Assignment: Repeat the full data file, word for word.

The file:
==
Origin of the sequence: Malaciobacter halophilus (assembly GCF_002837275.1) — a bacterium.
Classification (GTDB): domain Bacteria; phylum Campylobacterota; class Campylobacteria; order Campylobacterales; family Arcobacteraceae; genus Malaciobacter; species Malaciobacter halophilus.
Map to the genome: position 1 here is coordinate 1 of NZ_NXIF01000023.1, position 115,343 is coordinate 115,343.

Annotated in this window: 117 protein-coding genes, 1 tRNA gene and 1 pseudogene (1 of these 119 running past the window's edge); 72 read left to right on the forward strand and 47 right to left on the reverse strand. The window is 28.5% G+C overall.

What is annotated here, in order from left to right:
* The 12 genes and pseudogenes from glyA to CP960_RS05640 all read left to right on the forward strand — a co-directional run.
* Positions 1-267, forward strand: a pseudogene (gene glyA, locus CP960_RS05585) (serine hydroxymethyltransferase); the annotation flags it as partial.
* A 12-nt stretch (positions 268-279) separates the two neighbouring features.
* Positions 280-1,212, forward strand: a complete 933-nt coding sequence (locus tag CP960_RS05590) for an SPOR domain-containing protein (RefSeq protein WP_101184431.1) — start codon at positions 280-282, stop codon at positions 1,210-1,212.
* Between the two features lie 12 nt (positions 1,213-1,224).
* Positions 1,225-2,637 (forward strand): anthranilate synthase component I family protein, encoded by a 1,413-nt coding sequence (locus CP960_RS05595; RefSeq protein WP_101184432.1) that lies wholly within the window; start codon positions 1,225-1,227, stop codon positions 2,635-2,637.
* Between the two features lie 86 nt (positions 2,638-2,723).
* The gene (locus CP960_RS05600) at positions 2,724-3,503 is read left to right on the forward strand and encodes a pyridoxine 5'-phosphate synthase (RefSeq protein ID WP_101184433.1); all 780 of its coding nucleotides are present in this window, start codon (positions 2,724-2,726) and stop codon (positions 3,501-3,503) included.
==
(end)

Origin of the sequence: Malaciobacter halophilus (assembly GCF_002837275.1) — a bacterium.
Classification (GTDB): domain Bacteria; phylum Campylobacterota; class Campylobacteria; order Campylobacterales; family Arcobacteraceae; genus Malaciobacter; species Malaciobacter halophilus.
Map to the genome: position 1 here is coordinate 1 of NZ_NXIF01000023.1, position 115,343 is coordinate 115,343.

Annotated in this window: 117 protein-coding genes, 1 tRNA gene and 1 pseudogene (1 of these 119 running past the window's edge); 72 read left to right on the forward strand and 47 right to left on the reverse strand. The window is 28.5% G+C overall.

What is annotated here, in order from left to right:
* The 12 genes and pseudogenes from glyA to CP960_RS05640 all read left to right on the forward strand — a co-directional run.
* Positions 1-267, forward strand: a pseudogene (gene glyA, locus CP960_RS05585) (serine hydroxymethyltransferase); the annotation flags it as partial.
* A 12-nt stretch (positions 268-279) separates the two neighbouring features.
* Positions 280-1,212, forward strand: a complete 933-nt coding sequence (locus tag CP960_RS05590) for an SPOR domain-containing protein (RefSeq protein WP_101184431.1) — start codon at positions 280-282, stop codon at positions 1,210-1,212.
* Between the two features lie 12 nt (positions 1,213-1,224).
* Positions 1,225-2,637 (forward strand): anthranilate synthase component I family protein, encoded by a 1,413-nt coding sequence (locus CP960_RS05595; RefSeq protein WP_101184432.1) that lies wholly within the window; start codon positions 1,225-1,227, stop codon positions 2,635-2,637.
* Between the two features lie 86 nt (positions 2,638-2,723).
* The gene (locus CP960_RS05600) at positions 2,724-3,503 is read left to right on the forward strand and encodes a pyridoxine 5'-phosphate synthase (RefSeq protein ID WP_101184433.1); all 780 of its coding nucleotides are present in this window, start codon (positions 2,724-2,726) and stop codon (positions 3,501-3,503) included.